Has your dental hygienist ever checked your gums for “pockets?”
Most routine dental checkups include charting the depth of your gums. If you’ve always managed to pass that part of the exam with flying colors, then you might be wondering what these pockets are.
How Attached Are You To Your Gums?
There’s more to your gums than what you see when you smile. Below the outer layer of pink gum tissue lies a complex network of ligaments. These strong and flexible fibers cushion your tooth in the socket and hold it in place. This is called the “periodontium” or periodontal ligament.
When your gums get inflamed with gingivitis or gum disease, they swell and puff out a bit. This causes them to pull away from the tooth and create a slight gap. Healthy gum tissue should be taut and snug against a tooth.
If this inflammation rages unchecked, it will infect the deeper periodontal layers. As the ligaments break down from inflammation, your tooth loses that attachment. This is what creates gaps or “pockets” in the gums around your teeth.
Why Gum Health Matters
When your dental hygienist measures your gums with a mini ruler, he or she is checking for signs that the periodontal ligament below your gum line has broken down.
Once that normally attached tissue is lost, it doesn’t usually grow back. Over time, teeth can fall out completely if the inflammation isn’t treated.
What causes gum inflammation and pocketing? It all comes down to bacteria in plaque and how your body responds to it. Controlling plaque buildup is important to keeping your gums healthy.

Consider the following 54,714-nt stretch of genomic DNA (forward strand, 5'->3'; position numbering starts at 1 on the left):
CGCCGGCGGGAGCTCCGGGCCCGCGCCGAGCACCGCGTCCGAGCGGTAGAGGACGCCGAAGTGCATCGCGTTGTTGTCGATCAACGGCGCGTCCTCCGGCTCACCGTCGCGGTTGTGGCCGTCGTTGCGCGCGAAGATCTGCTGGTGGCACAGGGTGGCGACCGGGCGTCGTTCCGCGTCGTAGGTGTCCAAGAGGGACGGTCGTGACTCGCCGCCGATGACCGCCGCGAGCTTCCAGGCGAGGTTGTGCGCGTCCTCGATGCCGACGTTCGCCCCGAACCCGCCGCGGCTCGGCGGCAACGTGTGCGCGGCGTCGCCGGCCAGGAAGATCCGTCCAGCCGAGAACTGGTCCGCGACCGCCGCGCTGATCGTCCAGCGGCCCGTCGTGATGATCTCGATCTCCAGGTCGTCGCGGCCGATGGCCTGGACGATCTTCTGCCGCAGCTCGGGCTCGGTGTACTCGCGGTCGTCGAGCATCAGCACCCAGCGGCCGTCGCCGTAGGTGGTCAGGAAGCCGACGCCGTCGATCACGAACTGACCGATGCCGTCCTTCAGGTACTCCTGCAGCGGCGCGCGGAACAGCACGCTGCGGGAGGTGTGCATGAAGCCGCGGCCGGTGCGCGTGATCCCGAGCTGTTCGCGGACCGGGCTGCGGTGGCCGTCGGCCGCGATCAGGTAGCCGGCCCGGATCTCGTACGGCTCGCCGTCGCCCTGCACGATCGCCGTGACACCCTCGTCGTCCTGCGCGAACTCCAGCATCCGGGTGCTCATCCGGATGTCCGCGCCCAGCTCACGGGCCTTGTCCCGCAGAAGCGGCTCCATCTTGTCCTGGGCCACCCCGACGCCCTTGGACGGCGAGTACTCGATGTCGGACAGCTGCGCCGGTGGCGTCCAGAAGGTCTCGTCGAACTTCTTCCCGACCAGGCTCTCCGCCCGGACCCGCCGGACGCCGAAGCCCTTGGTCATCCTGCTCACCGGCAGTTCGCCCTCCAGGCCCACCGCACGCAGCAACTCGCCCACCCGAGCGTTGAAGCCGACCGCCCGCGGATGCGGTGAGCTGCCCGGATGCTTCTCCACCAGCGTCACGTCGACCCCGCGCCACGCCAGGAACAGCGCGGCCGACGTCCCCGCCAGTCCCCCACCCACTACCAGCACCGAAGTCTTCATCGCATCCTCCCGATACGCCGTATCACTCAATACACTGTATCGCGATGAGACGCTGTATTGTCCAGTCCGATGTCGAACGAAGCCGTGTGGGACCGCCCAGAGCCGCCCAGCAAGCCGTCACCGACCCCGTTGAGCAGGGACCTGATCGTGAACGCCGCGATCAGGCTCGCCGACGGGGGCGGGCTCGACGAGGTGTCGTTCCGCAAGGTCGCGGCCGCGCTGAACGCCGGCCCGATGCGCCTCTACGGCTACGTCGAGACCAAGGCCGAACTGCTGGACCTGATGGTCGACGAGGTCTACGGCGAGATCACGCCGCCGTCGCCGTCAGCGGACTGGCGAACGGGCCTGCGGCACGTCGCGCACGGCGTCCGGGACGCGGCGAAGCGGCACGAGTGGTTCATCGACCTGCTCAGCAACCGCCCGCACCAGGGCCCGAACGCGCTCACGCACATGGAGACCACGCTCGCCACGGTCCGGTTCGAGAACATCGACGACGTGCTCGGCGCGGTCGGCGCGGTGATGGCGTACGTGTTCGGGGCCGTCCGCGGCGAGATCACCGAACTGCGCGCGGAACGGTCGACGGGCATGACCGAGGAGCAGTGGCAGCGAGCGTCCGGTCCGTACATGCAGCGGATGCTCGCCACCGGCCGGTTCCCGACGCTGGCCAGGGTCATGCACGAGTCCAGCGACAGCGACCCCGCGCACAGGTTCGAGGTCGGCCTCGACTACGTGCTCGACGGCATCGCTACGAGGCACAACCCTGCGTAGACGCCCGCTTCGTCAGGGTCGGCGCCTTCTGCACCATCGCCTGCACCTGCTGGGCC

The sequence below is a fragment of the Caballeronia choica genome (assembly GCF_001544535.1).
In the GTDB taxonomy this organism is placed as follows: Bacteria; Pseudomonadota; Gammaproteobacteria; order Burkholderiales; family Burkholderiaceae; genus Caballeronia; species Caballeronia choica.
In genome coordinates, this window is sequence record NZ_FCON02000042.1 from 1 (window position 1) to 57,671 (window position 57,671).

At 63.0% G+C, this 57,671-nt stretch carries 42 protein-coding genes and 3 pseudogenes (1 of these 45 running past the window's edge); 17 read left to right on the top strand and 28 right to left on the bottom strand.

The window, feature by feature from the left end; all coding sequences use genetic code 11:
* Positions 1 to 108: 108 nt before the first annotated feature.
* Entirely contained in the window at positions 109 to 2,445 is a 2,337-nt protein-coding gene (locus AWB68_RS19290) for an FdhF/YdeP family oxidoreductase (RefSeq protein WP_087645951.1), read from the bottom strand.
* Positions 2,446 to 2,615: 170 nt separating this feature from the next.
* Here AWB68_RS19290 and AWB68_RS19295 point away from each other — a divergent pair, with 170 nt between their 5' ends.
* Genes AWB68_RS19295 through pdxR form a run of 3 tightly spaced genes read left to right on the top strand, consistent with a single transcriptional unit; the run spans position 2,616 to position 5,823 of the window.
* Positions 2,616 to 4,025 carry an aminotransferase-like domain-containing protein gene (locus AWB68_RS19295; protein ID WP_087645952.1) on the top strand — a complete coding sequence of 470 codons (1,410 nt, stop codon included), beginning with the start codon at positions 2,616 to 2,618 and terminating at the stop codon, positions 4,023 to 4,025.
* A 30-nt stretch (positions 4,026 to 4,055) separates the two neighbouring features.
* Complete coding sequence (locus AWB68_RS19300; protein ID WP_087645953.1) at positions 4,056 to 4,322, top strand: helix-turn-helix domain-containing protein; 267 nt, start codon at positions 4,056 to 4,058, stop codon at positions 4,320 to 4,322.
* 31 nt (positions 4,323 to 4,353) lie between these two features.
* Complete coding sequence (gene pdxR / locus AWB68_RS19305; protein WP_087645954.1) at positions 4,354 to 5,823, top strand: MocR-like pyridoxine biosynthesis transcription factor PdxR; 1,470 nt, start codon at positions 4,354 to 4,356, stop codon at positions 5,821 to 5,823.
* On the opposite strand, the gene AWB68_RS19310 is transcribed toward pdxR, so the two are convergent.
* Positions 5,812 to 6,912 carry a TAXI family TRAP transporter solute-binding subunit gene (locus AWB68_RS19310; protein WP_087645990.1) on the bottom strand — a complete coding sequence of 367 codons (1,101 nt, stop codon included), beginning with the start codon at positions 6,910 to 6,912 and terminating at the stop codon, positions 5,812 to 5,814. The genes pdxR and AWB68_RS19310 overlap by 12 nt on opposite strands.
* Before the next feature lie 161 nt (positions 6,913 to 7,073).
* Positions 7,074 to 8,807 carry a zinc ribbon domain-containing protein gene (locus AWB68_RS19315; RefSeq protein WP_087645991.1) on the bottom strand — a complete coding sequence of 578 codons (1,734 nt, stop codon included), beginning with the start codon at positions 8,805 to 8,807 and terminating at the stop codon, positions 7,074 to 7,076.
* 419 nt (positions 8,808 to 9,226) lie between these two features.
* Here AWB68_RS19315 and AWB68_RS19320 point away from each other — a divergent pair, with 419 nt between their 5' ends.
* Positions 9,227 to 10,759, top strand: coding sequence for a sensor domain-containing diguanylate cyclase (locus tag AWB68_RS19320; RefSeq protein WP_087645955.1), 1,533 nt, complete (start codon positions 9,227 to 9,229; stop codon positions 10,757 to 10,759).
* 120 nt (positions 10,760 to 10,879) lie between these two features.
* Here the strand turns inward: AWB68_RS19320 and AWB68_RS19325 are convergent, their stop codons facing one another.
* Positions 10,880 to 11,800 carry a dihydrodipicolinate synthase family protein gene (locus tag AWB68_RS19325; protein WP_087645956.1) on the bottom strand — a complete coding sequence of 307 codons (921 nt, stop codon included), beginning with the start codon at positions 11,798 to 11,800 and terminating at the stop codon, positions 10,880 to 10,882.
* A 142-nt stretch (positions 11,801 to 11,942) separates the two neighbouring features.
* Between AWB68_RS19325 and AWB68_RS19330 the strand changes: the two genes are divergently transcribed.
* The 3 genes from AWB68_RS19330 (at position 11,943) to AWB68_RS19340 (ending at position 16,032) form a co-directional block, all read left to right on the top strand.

If you suspect that your gums may be suffering from inflammation, contact your dentist for professional help.
Posted on behalf of:
Memorial Park Dental Spa
6010 Washington Ave Suite D
Houston, TX 77007
Having deep gum pockets not only makes you more likely to lose your teeth, they also contribute to bad breath, crooked teeth and food entrapment between the teeth. When traditional cleanings aren’t enough to restore your gums to proper health, pocket elimination therapy may be the best answer.
Typically someone with gum disease will undergo traditional scaling and root planing treatments. These deep cleanings remove calcified bacteria from the root surfaces of teeth, under the gum pockets. Sometimes these appointments are broken up into two visits so that local anesthesia can keep the patient comfortable throughout the entire treatment. Patients that have had deep cleanings will need to see their dentist for regular periodontal maintenance appointments to maintain their gum health so that pockets can become shallower and not advance any deeper.
For more severe pocket areas, a locally administered antibiotic capsule may be placed in the bottom of the pocket. This medication delivers a constant dose over the period of about 2 weeks, making a dramatic impact on the health of the diseased tissue area.
When non-invasive therapies are ineffective, periodontal surgery may be the most successful way to eliminate and prevent future periodontal pocket development. Flap surgery or crown lengthening can eliminate deep gum pockets and create shallower pockets that are easier for you to keep clean and maintain. This prevents deep tartar or plaque deposits from forming in areas and destroying more bone support.
Contact your dentist to determine what type of gum disease treatment or periodontal pocket surgery is the best option for your dental health. Depending on the severity or stage of your gum pockets, a combination of treatments may be the best answer.
Posted on behalf of North Point Periodontics
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